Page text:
Making the standards work for youHow can you use the requirements in ISQC1 and ISA 210 and 220 to your advantage? Looking at the three themes, risk management, communication, and audit efficiency:Risk management-210.06(b) -Is management willing to step up to the plate and take responsibility for financial reporting? In short, have the pre-conditions for an audit been met? -What does ‘taking responsibility’ mean in the context of an audit of a micro-entity? -How involved could and should you get in terms of proposing adjustments, cleaning up messes and providing assistance with drafting statements? Professional judgment and our code of ethics play a big role here.ISQC1.26 -Do you consider your client to have integrity? Are they appropriately competent?220.12-14 -Do you have the skills to do the work requested? Can you be sufficiently objective? Do you have the appropriate staff for the engagement with adequate time to do the work? These are not just idle questions. The standards only require that we meet our minimum professional standards. It is probably not a bad idea to work them into our day-to-day practice. Communication-210.06/.09 -Does management actually understand its role and responsibility in the financial reporting chain? Have you or your staff actually talked with them about this? Have management actually read the engagement letter? What are the implications if they just blindly sign? This standard requires communication with your client. Why not turn that into a constructive conversation, perhaps in the form of reaffirming your respective roles at the beginning of the engagement? This need not take a long time or require a special meeting. Audit efficiency-220.12-14 -Do you have the skills to do the work requested? Can you be sufficiently objective? Do you have the appropriate staff for the engagement with adequate time to do the work? If you are embarking on the type of engagement you do all the time then you are probably organized and prepared. If, however, you are about to embark on a new type of engagement or one with a new client, issues or profitability must always be considered. Will you have to reinvent my wheel to do this audit? Are your recoveries likely to be adequate? Is it worth the investment in time?Remember that every assurance engagement is a business transaction; you are providing statement users with enhanced statement credibility in exchange for money. Both parties have to be comfortable that they are getting value for money. We don’t call our agreement an “Engagement” letter for nothing.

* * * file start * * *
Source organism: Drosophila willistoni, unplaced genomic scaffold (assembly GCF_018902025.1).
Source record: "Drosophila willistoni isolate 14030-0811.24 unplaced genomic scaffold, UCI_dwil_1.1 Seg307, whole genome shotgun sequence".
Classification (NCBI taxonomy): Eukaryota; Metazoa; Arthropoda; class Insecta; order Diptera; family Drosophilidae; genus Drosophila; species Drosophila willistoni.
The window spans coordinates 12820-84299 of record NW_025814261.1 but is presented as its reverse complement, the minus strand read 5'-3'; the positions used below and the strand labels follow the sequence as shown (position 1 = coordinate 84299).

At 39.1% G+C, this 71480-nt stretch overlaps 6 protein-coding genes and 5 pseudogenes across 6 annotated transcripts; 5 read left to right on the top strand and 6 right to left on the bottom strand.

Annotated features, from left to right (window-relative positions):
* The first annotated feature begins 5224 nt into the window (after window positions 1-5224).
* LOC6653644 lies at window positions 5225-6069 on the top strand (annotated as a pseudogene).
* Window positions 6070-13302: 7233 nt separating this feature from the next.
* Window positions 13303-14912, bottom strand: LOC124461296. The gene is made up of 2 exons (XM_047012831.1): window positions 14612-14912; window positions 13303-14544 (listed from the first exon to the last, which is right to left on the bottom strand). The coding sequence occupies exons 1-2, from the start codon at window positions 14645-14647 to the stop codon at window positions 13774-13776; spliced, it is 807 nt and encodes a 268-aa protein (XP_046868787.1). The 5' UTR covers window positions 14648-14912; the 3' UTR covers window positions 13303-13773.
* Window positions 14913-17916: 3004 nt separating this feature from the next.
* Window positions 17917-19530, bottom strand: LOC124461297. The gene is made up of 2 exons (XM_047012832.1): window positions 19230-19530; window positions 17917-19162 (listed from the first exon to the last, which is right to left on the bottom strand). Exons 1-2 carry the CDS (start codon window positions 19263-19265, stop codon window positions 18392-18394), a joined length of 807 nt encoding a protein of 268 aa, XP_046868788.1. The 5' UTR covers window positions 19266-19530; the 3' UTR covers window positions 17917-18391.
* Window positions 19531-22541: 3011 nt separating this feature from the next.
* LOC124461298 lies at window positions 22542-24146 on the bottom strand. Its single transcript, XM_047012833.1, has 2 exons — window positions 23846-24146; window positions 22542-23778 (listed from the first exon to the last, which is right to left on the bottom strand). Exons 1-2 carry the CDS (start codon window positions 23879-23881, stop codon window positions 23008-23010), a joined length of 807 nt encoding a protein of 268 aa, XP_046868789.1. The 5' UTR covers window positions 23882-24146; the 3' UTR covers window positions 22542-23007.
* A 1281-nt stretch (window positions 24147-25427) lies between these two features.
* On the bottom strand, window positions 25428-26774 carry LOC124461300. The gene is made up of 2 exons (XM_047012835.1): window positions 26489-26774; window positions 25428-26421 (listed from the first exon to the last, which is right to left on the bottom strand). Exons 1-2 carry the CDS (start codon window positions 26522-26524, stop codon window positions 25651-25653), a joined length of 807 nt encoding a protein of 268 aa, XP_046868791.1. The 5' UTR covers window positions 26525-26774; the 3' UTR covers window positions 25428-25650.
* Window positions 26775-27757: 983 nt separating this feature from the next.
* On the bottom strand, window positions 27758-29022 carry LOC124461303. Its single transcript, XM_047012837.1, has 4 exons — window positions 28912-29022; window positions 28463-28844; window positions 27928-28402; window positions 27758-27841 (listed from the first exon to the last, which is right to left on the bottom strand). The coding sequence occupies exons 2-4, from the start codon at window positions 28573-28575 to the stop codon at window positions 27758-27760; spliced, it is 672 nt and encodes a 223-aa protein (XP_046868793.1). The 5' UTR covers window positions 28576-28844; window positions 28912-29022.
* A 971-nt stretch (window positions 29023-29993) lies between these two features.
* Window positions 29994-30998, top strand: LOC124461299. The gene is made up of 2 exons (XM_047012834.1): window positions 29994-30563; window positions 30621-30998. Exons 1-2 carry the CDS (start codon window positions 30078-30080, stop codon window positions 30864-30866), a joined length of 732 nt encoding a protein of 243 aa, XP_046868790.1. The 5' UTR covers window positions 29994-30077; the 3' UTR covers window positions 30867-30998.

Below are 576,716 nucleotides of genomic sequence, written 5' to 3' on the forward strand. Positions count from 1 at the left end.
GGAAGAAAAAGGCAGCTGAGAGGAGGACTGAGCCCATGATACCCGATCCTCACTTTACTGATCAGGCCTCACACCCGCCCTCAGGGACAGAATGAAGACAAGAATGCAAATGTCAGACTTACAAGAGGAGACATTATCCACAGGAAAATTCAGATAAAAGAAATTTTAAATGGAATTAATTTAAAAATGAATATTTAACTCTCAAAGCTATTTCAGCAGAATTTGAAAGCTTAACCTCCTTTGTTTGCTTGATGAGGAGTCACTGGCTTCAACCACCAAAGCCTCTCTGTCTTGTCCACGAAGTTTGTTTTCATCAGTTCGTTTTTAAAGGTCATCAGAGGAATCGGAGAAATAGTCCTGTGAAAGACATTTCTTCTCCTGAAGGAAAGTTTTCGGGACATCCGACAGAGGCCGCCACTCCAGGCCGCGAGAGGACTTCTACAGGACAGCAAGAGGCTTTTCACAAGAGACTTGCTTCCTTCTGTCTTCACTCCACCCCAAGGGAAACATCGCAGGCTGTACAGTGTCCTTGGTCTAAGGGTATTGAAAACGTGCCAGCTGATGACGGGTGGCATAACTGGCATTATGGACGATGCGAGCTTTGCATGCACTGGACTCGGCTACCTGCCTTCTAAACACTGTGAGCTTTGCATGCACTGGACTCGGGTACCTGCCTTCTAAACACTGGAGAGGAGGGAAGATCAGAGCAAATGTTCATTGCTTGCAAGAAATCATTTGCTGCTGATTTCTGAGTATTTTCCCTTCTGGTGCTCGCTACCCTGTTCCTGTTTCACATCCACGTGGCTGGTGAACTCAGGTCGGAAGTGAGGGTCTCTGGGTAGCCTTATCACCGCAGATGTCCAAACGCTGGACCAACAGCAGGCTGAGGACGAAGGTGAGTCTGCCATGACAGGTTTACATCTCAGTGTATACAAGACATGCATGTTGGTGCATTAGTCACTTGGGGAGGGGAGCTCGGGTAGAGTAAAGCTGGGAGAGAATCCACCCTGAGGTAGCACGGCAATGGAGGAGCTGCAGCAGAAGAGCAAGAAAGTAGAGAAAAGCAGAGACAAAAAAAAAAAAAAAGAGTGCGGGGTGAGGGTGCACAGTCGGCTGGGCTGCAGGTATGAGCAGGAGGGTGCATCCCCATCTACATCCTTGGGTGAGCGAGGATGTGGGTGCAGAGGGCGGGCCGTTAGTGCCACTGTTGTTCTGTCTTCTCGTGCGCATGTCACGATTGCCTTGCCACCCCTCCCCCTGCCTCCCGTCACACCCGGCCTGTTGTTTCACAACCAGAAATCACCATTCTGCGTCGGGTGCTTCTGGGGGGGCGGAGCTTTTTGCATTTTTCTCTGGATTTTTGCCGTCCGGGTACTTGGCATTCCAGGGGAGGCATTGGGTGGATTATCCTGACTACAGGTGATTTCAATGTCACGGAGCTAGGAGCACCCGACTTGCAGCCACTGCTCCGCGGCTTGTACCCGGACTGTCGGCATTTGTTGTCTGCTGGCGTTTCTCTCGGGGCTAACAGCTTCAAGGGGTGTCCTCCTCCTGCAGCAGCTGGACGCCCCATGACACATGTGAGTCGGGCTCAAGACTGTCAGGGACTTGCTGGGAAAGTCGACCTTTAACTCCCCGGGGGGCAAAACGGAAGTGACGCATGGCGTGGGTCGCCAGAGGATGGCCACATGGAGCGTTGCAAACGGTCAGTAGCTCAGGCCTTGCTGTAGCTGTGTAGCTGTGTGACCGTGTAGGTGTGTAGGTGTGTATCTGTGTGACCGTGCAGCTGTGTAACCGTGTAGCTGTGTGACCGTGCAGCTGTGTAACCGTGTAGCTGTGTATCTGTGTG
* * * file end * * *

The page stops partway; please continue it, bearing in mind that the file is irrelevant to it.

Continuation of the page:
Talk with your clients nowThe ISAs have some new and very specific communication requirements; use these to your advantage. For example:ISA 210 – “Agreeing the Terms of Audit Engagements”, requires management to acknowledge their financial reporting responsibilities in every NFPO audit. The audit is premised on this acknowledgement. Make sure that management knows what they have to bring to the table in order for you to do your audit. If you will have a hand in drafting the financial statements, you might also take this opportunity to explain to your client the safeguards you have put in place to protect your independence.ISAs 240 – “The Auditors Responsibilities Relating to Fraud” and ISA 550 – “Related Parties” requires you to ask very specific questions of both management and board members in every NFPO audit. Take a minute to make a tailored checklist of what you need to ask client personnel in your NFPO audit engagements; then ask away. Remember, it is intended to be very much a two-way conversation.ISA 265 – “Communicating Deficiencies in Internal Control to Management and Those Charged with Governance” requires you to report all significant deficiencies in internal control in writing. ISA 260 – “Communicating with Those Charged with Governance” requires you to report other matters that, in your professional judgment, are important to the financial reporting process. Many NFPO clients respect your expertise and appreciate your suggestions. Use these sections to your advantage as an opportunity for enhanced client service.ISA 700 – “Forming an Audit Opinion and Reporting on Financial Statements”requires an audit report that is quite different from the one we have used up to now. Take the opportunity at some point to go through the new report with management. They just might be interested in why the report, if it includes a scope limitation on the completeness of donations received from the public that is common in many charitable organizations, may not fit on one page. Consider including the expected text of the scope limitation in the engagement and audit-strategy letters that you issue at the beginning of the audit to prevent surprises toward the end of the engagement.